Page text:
Survey: Students’ study habits lacking

Forty-four percent of respondents said they spend 10 hours or less studying.

Molly Moker

If students don’t study as much as their professors expect, it doesn’t mean they can’t ace the class, according to a new study.

Professors at 472 four-year colleges and universities expect their students to be studying more than 25 hours a week, according to the National Survey of Student Engagement, which came out Monday.

Of the 163,000 first-year students and seniors who responded to the survey, only 11 percent said they spend that much time studying.

Forty-four percent of respondents said they spend 10 hours or less studying.

Yet, of students who spend 10 or fewer hours a week studying, 40 percent said they earn mostly A’s, and 41 percent said they earn mostly B’s.

The survey’s overall response rate was 42 percent.

The University of Minnesota did not participate in the study.

John Hayek, senior associate director with the National Survey of Student Engagement, said the group has conducted this survey for five years and statistics have not changed much.

“The most disappointing thing is there is a serious gap of what faculty are expecting and what students are doing,” Hayek said. “We need to have faculty communicate more intensely about expectations and have greater expectation for what students are doing.”

Melissa Deer said that she only studied approximately 10 hours a week when she was an undergraduate student at the University of Wisconsin-Madison. But now in her second year at the Medical School at the University of Minnesota, she said she studies more than 25 hours a week.

“(As an undergraduate) you can get by with just the requirements for the class,” Deer said. “But I wouldn’t say you’re learning a ton or developing critical thinking skills.”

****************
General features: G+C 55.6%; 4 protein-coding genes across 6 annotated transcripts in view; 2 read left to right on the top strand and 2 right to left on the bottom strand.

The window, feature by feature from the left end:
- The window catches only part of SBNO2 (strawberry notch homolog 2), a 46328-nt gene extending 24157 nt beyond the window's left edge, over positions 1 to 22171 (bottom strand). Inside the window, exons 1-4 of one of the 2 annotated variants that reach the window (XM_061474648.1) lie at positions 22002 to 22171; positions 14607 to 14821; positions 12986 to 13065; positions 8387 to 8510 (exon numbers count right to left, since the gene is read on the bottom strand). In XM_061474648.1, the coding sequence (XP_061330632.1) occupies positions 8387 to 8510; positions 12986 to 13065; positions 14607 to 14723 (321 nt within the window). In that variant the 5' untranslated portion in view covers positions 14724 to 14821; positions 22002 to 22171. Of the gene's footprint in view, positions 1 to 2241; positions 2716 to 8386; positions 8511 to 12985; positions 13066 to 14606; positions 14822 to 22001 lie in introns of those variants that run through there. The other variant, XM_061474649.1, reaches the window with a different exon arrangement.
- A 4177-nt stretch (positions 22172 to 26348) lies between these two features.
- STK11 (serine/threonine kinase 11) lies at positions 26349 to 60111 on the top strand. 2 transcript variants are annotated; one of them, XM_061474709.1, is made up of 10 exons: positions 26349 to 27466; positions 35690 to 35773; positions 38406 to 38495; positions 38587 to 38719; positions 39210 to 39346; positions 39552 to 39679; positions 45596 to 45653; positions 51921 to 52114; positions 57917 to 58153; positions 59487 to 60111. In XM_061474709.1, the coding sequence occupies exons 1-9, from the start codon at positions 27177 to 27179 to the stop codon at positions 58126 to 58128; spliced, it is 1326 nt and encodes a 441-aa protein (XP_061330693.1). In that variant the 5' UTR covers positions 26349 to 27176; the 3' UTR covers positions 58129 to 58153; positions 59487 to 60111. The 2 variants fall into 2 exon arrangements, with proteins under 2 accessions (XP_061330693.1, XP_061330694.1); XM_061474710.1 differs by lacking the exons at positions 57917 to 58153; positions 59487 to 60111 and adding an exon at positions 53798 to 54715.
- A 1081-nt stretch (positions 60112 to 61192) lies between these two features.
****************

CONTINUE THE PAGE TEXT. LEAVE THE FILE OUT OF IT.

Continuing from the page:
How much time students spend studying depends on personal characteristics and curiosity, Deer said.

“Some want a really good education, and some just want a job; it depends,” she said.

Engineering junior Anders Broste said he spends approximately three hours to five hours studying a day.

He said he spends as much time studying as it takes to understand the subject.

“Once I understand that one plus one equals two, I can move on from that simple point,” he said.

Broste increased his studying time since his first two years at the University of Minnesota, but he said that is not necessarily a campus trend.

Once he started taking more classes in his major, Broste said, he enjoyed studying more because he had more incentive.

Biology sophomore Miriam Schimunek said she spends between 15 hours and 20 hours studying a week, and 25 hours is too high of an expectation.

Four hours of studying per each course is an appropriate expectation, Schimunek said.

Political science professor John Sullivan said he does not have an “hour formula” for studying expectations.

“I expect undergraduates to read 100 pages a week, and remember the details they read, and analyze what they read critically,” Sullivan said.

When he started teaching at the University of Minnesota in 1975, Sullivan said, he expected students to read 150 pages a week, but he has lowered his expectations.

“Life was certainly not as hectic as it is now,” he said.

Students today work more and don’t read as much, he said.

“It is what it is,” Sullivan said. “In 50 years, people probably won’t read 50 pages a week.”

Aerospace engineering and mechanics professor Perry Leo said he expects students to study three hours to six hours a week for each of his classes.

Leo said students in aerospace engineering need to study a total of 25 hours a week to do well in their course work.

Students work harder today than when Leo began teaching in 1988, he said, but he is satisfied with the amount of studying serious students do.

English professor Gordon Hirsch said hitting the books 25 hours a week sounds low.

For every credit, students should spend three hours per week studying, he said.

“Twenty-five hours average is low – 10 hours is tragic,” he said. “That’s not enough – that’s not an education. There’s a lot to read and a lot to know.”